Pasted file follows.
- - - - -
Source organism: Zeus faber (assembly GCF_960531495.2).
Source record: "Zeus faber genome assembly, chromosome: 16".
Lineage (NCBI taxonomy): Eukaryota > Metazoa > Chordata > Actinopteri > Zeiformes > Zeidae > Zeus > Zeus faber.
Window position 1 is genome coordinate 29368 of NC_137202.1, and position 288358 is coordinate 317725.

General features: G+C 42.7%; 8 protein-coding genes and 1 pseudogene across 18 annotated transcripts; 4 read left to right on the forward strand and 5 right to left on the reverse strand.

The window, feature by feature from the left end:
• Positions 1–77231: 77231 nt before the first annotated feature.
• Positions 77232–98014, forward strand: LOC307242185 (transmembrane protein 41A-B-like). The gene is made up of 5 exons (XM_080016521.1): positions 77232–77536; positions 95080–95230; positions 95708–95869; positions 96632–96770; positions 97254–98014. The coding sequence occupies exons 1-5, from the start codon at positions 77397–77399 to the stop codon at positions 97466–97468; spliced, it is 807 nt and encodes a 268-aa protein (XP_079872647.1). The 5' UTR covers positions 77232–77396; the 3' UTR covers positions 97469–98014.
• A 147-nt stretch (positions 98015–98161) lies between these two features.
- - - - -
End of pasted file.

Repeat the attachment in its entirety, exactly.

Source organism: Zeus faber (assembly GCF_960531495.2).
Source record: "Zeus faber genome assembly, chromosome: 16".
Lineage (NCBI taxonomy): Eukaryota > Metazoa > Chordata > Actinopteri > Zeiformes > Zeidae > Zeus > Zeus faber.
Window position 1 is genome coordinate 29368 of NC_137202.1, and position 288358 is coordinate 317725.

General features: G+C 42.7%; 8 protein-coding genes and 1 pseudogene across 18 annotated transcripts; 4 read left to right on the forward strand and 5 right to left on the reverse strand.

The window, feature by feature from the left end:
• Positions 1–77231: 77231 nt before the first annotated feature.
• Positions 77232–98014, forward strand: LOC307242185 (transmembrane protein 41A-B-like). The gene is made up of 5 exons (XM_080016521.1): positions 77232–77536; positions 95080–95230; positions 95708–95869; positions 96632–96770; positions 97254–98014. The coding sequence occupies exons 1-5, from the start codon at positions 77397–77399 to the stop codon at positions 97466–97468; spliced, it is 807 nt and encodes a 268-aa protein (XP_079872647.1). The 5' UTR covers positions 77232–77396; the 3' UTR covers positions 97469–98014.
• A 147-nt stretch (positions 98015–98161) lies between these two features.